Polycystic ovary syndrome (PCOS) is a common hormonal disorder that affects numerous women of reproductive age. A prevalent symptom is abdominal weight gain, often referred to as the PCOS belly.
The PCOS belly differs from other types of weight gain, as many women experience a larger stomach while the rest of their body remains unchanged. This means that even slender individuals can have PCOS.
Fortunately, there are several strategies to address this condition.
In this article, we’ll discuss:
- What is PCOS?
- What does a PCOS belly look like?
- How do you know if you have a PCOS belly?
- Risk factors
- What can you do about it?
- Exercises for PCOS belly
- PCOS diet
- 1 What Is PCOS?
- 2 How Do You Know if You Have a PCOS Belly?
- 3 What Causes It?
- 4 What Does a PCOS Belly Look Like?
- 5 Risks and Related Weight Gain
- 6 How Can I Get Rid of My PCOS Belly?
- 7 FAQ
- 8 Conclusion
What Is PCOS?
Polycystic ovary syndrome (PCOS) is a hormonal disorder that affects women of reproductive age. It is marked by small cysts on the ovaries and elevated levels of androgen (male) hormones. In addition to female hormones, women also produce the male hormone testosterone, which typically exists in harmony with other hormones. However, women with PCOS experience abnormally high male hormone levels.
This hormonal imbalance prevents egg cells from maturing correctly, leading to the formation of cysts. Women with PCOS may have multiple cysts on their ovaries. It is important to note that not all women with PCOS have ovarian cysts, so it is essential to be aware of other symptoms, such as:
- Excessive facial hair
- Abnormal or irregular periods
- Male pattern baldness or thinning hair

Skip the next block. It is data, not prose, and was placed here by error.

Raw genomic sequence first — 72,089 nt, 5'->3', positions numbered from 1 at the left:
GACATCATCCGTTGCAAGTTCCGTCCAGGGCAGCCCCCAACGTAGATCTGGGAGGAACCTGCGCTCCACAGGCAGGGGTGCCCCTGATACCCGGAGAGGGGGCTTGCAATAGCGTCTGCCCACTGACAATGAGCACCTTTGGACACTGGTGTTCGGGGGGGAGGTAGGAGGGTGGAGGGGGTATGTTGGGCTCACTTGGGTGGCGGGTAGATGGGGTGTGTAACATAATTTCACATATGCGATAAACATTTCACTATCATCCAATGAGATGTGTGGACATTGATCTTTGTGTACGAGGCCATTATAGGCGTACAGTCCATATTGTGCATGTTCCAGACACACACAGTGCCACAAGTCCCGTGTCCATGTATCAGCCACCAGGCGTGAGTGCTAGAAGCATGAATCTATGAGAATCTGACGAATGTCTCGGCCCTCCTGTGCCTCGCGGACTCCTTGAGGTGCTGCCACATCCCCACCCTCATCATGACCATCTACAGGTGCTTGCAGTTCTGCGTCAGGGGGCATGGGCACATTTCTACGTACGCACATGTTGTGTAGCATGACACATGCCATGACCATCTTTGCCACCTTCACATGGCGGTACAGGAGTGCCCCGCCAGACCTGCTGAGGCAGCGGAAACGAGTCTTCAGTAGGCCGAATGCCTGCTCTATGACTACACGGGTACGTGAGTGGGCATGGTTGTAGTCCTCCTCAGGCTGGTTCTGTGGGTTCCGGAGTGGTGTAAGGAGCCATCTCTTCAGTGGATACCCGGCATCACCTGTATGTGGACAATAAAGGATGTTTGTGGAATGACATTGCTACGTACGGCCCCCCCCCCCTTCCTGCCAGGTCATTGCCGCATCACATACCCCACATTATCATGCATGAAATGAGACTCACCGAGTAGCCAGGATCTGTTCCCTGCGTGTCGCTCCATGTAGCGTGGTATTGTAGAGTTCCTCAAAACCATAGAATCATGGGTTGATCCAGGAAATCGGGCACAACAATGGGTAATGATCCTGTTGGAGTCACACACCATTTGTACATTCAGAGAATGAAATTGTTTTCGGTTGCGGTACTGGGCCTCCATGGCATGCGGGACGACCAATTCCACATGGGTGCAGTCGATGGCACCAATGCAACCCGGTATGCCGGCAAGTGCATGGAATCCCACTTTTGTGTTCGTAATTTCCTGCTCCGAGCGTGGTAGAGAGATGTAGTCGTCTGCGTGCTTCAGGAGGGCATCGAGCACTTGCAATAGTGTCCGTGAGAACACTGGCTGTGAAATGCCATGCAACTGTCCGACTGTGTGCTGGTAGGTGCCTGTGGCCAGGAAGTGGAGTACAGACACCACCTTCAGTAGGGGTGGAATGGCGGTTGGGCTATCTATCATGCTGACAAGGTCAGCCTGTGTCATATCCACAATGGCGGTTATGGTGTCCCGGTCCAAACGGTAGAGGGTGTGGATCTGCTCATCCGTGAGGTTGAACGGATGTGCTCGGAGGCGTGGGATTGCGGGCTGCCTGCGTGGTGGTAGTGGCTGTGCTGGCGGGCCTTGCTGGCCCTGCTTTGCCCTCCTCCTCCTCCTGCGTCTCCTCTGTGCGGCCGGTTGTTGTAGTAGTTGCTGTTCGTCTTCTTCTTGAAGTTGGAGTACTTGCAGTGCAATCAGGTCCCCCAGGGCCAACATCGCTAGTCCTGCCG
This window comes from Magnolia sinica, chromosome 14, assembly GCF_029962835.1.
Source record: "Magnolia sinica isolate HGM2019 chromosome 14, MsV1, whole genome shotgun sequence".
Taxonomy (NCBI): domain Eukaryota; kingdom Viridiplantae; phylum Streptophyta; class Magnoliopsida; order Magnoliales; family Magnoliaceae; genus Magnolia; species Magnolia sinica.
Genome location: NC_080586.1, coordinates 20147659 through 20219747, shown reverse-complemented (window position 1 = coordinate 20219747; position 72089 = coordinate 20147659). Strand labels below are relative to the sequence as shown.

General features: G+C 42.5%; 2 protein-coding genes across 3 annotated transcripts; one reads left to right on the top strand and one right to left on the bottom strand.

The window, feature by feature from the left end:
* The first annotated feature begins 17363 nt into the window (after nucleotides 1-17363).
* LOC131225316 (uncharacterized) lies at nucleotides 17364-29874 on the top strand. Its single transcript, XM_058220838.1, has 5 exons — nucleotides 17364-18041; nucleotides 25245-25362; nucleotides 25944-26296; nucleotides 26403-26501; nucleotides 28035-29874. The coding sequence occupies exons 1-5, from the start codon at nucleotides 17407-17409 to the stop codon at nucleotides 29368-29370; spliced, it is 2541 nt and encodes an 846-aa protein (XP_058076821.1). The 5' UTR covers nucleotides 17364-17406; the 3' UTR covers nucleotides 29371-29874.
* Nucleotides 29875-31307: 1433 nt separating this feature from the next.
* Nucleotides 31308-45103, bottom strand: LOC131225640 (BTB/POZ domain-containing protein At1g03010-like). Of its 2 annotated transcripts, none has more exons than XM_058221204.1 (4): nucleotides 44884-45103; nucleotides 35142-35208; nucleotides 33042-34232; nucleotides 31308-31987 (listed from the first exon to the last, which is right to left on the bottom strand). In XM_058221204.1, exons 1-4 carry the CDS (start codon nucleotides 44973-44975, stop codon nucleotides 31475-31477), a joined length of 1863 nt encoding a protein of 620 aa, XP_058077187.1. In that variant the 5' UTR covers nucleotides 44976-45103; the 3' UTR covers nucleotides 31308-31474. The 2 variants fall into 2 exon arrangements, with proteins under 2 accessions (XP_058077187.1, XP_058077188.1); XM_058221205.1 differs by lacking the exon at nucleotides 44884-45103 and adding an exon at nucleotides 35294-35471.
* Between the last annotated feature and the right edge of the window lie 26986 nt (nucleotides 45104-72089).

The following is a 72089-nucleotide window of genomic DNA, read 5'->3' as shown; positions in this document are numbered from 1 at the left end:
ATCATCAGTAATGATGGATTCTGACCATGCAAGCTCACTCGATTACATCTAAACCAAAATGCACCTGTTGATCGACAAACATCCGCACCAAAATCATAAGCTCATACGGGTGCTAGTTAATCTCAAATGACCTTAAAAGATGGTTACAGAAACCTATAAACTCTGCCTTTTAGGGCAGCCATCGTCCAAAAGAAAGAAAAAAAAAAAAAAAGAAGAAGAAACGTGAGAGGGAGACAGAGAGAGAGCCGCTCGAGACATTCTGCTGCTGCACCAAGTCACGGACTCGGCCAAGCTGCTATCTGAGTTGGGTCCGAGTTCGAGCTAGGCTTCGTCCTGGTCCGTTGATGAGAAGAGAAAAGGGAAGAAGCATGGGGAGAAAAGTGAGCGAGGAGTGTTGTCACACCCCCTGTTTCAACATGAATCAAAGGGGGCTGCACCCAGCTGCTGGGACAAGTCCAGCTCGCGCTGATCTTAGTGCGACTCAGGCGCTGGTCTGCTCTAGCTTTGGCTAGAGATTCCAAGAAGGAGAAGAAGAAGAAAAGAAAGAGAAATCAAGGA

- Skin tags
- Weight gain, typically in the lower abdominal area
How Do You Know if You Have a PCOS Belly?
There’s no specific test to diagnose PCOS, so your doctor will make an assessment based on the following:
- A waist-to-hip ratio of >0.87 may indicate the presence of PCOS
- A discussion of your menstrual history, dietary habits, lifestyle, and genetics
- A blood test to determine if you have high male hormones
- A pelvic ultrasound to diagnose polycystic ovaries
What Causes It?
Women with PCOS often experience higher fat deposits in the abdominal area, regardless of their body mass index. This means that even women with lean bodies or normal weight can develop a PCOS belly.
Experts believe that the increased male hormones in women contribute to the development of a PCOS belly. Other factors that may contribute to a large and bloated stomach include insulin resistance, genetics, hormonal imbalances, metabolic defects, and inflammation.
To better understand what a PCOS belly is, it’s essential to know the two types of body fat: subcutaneous and visceral fat.
Subcutaneous fat is stored beneath the skin and feels soft when touched. Although it is less harmful, it can still be difficult to lose.
In contrast, visceral fat is not easily felt as it is located deep within the belly, surrounding internal organs. This type of fat is considered more dangerous to one’s health.
Having excessive visceral fat poses a risk factor for PCOS and other metabolic issues. However, the good news is that visceral fat is generally easier to lose.
What Does a PCOS Belly Look Like?
As previously stated, the shape of a PCOS belly differs from other types of weight gain. It often appears large and bloated but can also be small and round, depending on genetics and other factors. The PCOS belly involves the accumulation of visceral fat in the lower abdomen and typically feels firm to the touch.
A PCOS belly is also characterized by a high waist-to-hip ratio of greater than 0.87 (apple body shape). However, some individuals may not experience any noticeable changes in their stomach. In such cases, it’s essential to watch for other symptoms of PCOS.
Risks and Related Weight Gain
Abdominal fat is considered the most dangerous, as it surrounds internal organs and increases the risk of developing severe health problems, including heart disease, high blood pressure, type 2 diabetes, and liver issues.